TTI, TAMHSC Lead Global Research Effort
It’s no secret that we are living longer, healthier lives. But, does that also mean we are driving longer and traveling more? If so, it could have a dramatic impact on congestion, safety, public transportation and numerous other transportation issues — not only in the United States, but around the world.
A global research team, comprised of the Texas A&M Transportation Institute (TTI), the Texas A&M Health Science Center (TAMHSC) and transportation experts from China, Germany, Japan and the United Kingdom, has been assembled to study the issue. The project — Changing Mobility Patterns of the Senior Generation — is sponsored by the Institute for Mobility Research (IFMR), the research arm of automobile manufacturer the BMW Group.
TTI Senior Research Scientist Johanna Zmud is leading the consortium of experts, including Aging Specialist Marcia Ory of the TAMHSC School of Public Health. The team will examine historical travel patterns of the senior population in their respective countries, determine what factors will impact future driving behaviors, and produce simulation models that predict future scenarios for senior drivers through 2025.
“People are retiring later in life, which should mean they are still commuting to work,” explains Zmud. “What impacts will that have, especially as this trend continues?”
Of course, aging populations in different countries are not all the same. For example, Japan has the longest average life expectancy at age 84, the United States has 79, and China has 75.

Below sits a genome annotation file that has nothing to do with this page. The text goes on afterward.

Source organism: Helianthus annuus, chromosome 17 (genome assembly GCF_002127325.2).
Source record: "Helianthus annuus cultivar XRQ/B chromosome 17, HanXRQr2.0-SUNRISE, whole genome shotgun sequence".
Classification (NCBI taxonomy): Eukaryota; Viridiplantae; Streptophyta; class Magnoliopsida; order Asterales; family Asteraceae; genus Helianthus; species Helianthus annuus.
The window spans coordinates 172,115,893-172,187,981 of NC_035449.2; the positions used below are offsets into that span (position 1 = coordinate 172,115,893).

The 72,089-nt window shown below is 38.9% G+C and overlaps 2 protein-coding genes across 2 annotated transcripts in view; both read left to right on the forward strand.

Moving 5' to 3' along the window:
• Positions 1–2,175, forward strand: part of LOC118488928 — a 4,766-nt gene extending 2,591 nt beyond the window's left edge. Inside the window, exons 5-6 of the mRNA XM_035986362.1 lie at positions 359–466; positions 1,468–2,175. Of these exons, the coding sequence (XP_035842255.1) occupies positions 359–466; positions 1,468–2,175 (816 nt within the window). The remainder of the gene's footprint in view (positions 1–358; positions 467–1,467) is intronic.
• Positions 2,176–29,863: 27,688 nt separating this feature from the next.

“It’s safe to assume that the amount of mobility is different among countries as well,” Ory notes. “In some countries, people rely on vehicles to get around, while in others people walk a lot. My role is to provide country-specific aging perspectives to the data.”
As they develop future mobility models for seniors, researchers will also consider the changes in automotive technologies — like automatic braking, blind spot detection and collision avoidance — that could make it easier and safer for seniors to drive.
“The elderly have always been a very important target group for BMW Group products,” says IFMR Senior Researcher Peter Phelps. “We need to understand how the mobility behavior of this age group might change in the next 10 to 20 years to derive the right requirements for future products, as well as mobility services such as car or ride sharing.”